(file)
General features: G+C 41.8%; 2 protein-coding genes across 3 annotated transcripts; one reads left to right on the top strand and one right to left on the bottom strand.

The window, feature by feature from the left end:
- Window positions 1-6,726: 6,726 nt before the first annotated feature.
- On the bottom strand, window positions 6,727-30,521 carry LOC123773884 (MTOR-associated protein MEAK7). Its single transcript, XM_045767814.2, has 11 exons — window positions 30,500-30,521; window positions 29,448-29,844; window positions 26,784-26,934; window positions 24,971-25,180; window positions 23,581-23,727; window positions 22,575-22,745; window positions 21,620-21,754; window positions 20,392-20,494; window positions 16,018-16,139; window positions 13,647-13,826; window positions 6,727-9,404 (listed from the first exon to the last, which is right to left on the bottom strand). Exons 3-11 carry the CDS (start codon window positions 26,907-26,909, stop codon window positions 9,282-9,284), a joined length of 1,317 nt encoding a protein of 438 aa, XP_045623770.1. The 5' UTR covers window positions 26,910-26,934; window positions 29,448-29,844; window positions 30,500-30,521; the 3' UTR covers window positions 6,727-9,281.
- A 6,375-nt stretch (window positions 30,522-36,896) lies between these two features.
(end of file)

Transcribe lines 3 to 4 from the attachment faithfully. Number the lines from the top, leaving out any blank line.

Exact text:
- Window positions 1-6,726: 6,726 nt before the first annotated feature.
- On the bottom strand, window positions 6,727-30,521 carry LOC123773884 (MTOR-associated protein MEAK7). Its single transcript, XM_045767814.2, has 11 exons — window positions 30,500-30,521; window positions 29,448-29,844; window positions 26,784-26,934; window positions 24,971-25,180; window positions 23,581-23,727; window positions 22,575-22,745; window positions 21,620-21,754; window positions 20,392-20,494; window positions 16,018-16,139; window positions 13,647-13,826; window positions 6,727-9,404 (listed from the first exon to the last, which is right to left on the bottom strand). Exons 3-11 carry the CDS (start codon window positions 26,907-26,909, stop codon window positions 9,282-9,284), a joined length of 1,317 nt encoding a protein of 438 aa, XP_045623770.1. The 5' UTR covers window positions 26,910-26,934; window positions 29,448-29,844; window positions 30,500-30,521; the 3' UTR covers window positions 6,727-9,281.